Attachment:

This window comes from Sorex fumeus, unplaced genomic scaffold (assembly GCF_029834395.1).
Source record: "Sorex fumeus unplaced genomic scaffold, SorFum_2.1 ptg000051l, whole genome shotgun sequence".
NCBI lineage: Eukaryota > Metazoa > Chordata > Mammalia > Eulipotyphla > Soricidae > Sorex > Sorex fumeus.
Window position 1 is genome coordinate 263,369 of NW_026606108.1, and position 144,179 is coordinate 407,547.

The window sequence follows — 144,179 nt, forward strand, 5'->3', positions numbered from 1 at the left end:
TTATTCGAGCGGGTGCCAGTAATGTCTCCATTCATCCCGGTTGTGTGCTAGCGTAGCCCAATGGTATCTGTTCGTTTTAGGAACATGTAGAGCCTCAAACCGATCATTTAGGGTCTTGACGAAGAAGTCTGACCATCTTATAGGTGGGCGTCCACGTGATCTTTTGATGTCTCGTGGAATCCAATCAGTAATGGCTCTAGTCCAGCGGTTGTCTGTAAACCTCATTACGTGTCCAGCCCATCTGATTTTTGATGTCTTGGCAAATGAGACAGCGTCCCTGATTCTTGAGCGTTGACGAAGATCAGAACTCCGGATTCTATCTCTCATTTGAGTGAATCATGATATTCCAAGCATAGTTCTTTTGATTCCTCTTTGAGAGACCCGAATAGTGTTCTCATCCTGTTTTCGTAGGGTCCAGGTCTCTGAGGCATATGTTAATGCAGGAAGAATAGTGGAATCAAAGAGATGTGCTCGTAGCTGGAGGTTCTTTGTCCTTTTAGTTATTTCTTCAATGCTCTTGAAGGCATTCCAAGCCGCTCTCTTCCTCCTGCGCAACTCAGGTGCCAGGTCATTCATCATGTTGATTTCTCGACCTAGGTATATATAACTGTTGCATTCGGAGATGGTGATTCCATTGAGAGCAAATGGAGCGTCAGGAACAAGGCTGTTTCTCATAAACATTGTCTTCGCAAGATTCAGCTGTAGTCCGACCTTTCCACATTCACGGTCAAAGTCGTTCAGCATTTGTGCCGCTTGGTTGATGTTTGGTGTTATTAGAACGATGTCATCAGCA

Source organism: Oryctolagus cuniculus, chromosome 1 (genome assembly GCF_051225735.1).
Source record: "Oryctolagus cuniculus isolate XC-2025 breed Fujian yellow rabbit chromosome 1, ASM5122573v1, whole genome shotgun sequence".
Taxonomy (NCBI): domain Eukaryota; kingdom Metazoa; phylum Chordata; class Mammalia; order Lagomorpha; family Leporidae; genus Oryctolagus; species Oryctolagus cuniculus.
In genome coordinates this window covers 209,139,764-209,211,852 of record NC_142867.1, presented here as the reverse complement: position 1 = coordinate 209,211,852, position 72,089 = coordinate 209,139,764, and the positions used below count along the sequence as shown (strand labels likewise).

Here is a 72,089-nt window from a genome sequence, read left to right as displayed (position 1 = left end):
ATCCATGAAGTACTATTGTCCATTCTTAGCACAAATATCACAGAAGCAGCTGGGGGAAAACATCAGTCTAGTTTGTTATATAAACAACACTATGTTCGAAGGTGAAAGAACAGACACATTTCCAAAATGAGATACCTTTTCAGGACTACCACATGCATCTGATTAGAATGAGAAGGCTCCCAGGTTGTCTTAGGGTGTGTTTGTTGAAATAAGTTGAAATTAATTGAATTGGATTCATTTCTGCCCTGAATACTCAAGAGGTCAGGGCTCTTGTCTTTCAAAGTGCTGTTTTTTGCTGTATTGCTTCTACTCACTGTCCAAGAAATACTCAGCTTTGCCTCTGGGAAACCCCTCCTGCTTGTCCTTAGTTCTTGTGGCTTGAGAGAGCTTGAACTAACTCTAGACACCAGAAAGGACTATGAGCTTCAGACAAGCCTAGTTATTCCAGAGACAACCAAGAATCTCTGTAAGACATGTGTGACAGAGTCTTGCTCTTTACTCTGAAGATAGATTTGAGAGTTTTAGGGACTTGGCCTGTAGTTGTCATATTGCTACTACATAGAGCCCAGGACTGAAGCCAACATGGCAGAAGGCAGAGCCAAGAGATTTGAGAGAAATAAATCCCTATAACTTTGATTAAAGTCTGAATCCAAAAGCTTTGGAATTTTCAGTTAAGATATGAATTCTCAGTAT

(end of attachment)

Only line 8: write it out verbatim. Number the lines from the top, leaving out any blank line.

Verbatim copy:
Source record: "Oryctolagus cuniculus isolate XC-2025 breed Fujian yellow rabbit chromosome 1, ASM5122573v1, whole genome shotgun sequence".